Finished DIY Wood Storage Cubes
These storage cubes look perfect in the boys’ closet. Just look at that beautiful wood grain.
I love how the natural cedar is neutral enough to work with any decor without being boring.
And that wood grain is just beautiful against the clean lines of the closet shelves.
Definitely better than anything I could have bought from a store.
Other posts I think you might like:
How to Build Cheap and Easy DIY Closet Shelves
21 Cheap and Easy DIY Storage Boxes
How to Make a Wooden Box in Any Size
How to Make Fabric Storage Cubes
I would love for you to pin this post on Pinterest!
Here are printable instructions for this project for your convenience.
DIY Wood Storage Cubes
These DIY wood storage cubes are made from beautiful natural cedar planks and add a gorgeous custom look to your home. These instructions are for creating 13.5" cubes, but it is easy to make these in any size you need to fit your own closets, shelves, or furniture.
- 8 Cedar Planks 13.5" long
- 8 Cedar Planks 13" long
- Four 1"x 2" boards, 12.5" long
- 1/4" plywood, 13" x 13"
- 220 grit sandpaper
- wood glue
- 3/4" brad nails
- miter saw
- table saw (optional)
- 1 1/4" hole saw
- straight edge
- Cut the overlap off the ends of your wood planks. Then cut them to length using a miter saw. For each 13.5" box, you will need eight 13.5" planks and eight 13" planks.
- To make your cube 13.5" high, use a table saw to rip two of the 13" boards and two of the 13.5" boards to 2 1/4" high.
- Sand any rough edges.
- To cut the handles, you will cut two holes with a hole saw and then connect them. First mark the center of each hole 1.5 inches from the center of the plank. Be sure these marks are centered between the top and bottom of the plank as well.
- Place a piece of scrap wood behind the wood plank. Place the center of the hole saw at each point you marked and cut out the holes.
- Use a straight edge to mark two straight lines between the two holes and then cut them out with a jigsaw.
- Sand any rough edges.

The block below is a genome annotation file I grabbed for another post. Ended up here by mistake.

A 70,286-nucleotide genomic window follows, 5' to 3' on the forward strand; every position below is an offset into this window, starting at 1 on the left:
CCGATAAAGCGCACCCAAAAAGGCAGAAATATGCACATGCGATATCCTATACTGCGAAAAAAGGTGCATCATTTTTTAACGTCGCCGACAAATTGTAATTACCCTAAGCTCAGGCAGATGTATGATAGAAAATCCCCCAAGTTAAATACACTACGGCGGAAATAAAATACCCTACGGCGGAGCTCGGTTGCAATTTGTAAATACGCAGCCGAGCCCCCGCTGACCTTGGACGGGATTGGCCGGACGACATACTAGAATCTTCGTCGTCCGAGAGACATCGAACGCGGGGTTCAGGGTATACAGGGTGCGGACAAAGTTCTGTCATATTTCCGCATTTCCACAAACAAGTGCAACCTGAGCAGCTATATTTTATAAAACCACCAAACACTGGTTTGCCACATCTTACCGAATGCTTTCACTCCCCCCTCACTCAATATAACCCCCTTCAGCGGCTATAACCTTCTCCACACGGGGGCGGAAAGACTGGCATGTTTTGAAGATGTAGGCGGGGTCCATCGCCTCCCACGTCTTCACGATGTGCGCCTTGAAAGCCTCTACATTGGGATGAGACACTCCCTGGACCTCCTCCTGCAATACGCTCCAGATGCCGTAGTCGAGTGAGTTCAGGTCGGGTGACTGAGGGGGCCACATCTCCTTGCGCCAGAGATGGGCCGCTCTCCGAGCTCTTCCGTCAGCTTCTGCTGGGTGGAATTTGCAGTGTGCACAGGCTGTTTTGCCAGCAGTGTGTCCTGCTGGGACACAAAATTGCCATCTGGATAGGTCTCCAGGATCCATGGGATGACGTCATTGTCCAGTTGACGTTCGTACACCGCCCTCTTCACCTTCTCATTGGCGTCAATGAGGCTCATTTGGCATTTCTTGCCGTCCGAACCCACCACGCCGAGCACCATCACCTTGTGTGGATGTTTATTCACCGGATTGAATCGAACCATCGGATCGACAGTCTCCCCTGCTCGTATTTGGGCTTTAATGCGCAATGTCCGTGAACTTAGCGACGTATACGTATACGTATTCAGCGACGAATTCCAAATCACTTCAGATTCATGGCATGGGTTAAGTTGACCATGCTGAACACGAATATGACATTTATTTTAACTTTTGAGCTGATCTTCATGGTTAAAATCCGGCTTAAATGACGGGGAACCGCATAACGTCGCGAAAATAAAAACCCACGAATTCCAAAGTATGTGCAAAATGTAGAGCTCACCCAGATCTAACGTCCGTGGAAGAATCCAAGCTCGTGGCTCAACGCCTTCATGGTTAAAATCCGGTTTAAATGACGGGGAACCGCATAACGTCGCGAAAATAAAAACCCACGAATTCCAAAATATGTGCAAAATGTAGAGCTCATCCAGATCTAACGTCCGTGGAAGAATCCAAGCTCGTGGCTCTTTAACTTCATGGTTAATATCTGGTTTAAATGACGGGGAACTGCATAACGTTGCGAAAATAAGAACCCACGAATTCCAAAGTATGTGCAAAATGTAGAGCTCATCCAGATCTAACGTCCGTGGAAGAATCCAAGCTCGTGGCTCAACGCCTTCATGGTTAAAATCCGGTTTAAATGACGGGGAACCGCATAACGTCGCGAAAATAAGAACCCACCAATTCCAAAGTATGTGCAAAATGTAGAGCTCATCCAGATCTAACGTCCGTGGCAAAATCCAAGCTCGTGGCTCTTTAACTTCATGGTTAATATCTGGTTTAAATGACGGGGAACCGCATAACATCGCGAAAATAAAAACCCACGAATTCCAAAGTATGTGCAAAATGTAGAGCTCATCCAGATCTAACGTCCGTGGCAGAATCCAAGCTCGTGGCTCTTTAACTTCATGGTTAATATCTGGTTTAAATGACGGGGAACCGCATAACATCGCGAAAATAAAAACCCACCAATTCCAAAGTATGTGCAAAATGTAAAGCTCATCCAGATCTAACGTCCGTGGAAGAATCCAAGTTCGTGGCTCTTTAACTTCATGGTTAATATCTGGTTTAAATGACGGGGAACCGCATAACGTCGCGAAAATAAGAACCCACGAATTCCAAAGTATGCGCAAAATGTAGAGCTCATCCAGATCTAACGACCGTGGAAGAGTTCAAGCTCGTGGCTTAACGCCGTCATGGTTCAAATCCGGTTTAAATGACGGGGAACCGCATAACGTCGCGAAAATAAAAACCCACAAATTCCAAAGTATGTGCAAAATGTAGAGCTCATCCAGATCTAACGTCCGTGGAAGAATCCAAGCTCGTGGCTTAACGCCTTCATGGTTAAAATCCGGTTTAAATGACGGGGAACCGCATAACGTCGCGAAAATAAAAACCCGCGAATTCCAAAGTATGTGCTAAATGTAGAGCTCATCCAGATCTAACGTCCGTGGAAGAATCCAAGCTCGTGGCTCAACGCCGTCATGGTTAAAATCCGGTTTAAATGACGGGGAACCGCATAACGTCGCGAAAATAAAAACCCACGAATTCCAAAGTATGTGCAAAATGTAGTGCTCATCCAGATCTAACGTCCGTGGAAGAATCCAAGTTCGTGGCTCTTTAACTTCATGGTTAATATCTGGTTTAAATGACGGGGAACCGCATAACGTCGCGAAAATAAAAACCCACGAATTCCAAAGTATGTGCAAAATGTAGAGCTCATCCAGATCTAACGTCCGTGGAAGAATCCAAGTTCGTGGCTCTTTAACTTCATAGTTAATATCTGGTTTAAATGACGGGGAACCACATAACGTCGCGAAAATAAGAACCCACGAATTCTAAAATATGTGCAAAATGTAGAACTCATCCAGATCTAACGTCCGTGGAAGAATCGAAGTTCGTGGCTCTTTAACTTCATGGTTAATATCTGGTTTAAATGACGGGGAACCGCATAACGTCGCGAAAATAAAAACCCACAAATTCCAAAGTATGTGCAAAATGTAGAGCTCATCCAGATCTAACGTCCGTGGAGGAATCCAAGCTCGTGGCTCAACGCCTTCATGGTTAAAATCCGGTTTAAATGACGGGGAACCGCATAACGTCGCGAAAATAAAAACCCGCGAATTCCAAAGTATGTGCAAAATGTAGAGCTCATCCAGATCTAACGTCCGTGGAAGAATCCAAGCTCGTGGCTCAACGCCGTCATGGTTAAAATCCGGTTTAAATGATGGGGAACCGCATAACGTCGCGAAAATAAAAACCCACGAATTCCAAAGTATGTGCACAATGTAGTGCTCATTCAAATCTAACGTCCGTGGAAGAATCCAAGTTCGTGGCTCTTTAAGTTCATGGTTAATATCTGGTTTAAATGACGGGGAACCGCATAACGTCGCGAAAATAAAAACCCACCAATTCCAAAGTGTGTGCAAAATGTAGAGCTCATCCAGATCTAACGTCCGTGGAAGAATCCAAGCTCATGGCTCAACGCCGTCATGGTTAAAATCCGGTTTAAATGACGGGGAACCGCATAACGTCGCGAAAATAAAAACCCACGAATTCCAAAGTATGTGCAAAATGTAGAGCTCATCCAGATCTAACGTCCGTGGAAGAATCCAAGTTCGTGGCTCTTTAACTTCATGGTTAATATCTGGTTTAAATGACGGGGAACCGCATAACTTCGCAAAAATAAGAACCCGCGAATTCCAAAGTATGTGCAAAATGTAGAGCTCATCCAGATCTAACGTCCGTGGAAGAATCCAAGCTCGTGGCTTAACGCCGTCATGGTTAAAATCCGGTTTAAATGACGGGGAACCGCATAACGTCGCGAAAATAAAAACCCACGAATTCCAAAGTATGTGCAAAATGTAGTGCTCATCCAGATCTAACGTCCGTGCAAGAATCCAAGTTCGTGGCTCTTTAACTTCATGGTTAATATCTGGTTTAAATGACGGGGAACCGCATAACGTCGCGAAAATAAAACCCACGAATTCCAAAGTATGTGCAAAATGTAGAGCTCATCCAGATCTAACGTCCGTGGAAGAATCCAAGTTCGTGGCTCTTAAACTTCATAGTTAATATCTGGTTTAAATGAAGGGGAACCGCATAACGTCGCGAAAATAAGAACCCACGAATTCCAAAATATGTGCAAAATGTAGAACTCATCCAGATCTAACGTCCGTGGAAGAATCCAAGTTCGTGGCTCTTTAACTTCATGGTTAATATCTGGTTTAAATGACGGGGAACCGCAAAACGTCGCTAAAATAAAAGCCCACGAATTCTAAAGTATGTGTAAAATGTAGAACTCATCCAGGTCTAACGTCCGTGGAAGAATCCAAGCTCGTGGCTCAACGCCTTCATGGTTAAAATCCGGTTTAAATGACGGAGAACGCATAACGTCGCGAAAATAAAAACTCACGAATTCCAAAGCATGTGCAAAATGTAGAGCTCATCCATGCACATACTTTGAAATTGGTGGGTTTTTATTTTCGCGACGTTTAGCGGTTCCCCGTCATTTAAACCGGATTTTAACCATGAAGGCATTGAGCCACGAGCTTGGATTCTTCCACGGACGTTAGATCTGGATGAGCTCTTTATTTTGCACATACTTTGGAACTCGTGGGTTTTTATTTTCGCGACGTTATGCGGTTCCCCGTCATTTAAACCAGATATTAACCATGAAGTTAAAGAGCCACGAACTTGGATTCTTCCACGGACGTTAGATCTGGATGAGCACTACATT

- Lay out the planks for the front, back, and sides of the box and glue them together with wood glue. Make sure to place the plank with the cut out handle in the correct spot.
- While the glue dries, cut the 1" x 2" supports to 12.5 inches high. Sand the rough edges.
- Lay one of the 13" box sides face down on your work surface. Glue two of the 1" x 2" supports against the outer edge of each side, leaving 1/4" space at the bottom of the planks. (This space is where the box bottom will go).
- Once the glue has had some time to dry, turn the planks over and use small brad nails to securely attach the planks to the supports. One nail in each corner should be enough.
- Place the back of your box facedown on your work surface. Using wood glue on the 1″x2″ supports, attach the two sides of the box to the back. Be sure to line up the edges carefully. You may want to use some scrap wood to help hold the sides in place until the glue dries.
- Add wood glue to the wood supports showing and place the front of the box on top of them, being sure all of the edges are lined up.
- Allow the glue to dry and then use a small nail in each corner to secure the box front and back to the sides.
- Cut a 13" x 13" square out of 1/4" plywood for the bottom of your box. Use wood glue and brad nails to attach it to the wooden supports inside the box.
There are additional instructions in the blog post for adjusting these measurements to create different sized wood cubes.
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Wow! Carrie, those looks so nice. Thanks for the great instructions, it looks so doable.
Thank you! They really are doable!
These are fantastic. I want to get to work right away! LOL. I was wondering if your boys ever pull the boxes out too far and they fall. Have you considered something to catch or stop the box from pulling all the way out?
Surprisingly they don’t pull them out too far. The lower row is sitting on the floor and they do leave those out in the floor sometimes, but the upper row hasn’t been a problem. I think you could probably make a stopper if this is a problem. Something hanging down from the shelf above would work – if it is attached behind the front of the box, you would still be able to pull the box out to see inside without the entire box coming out.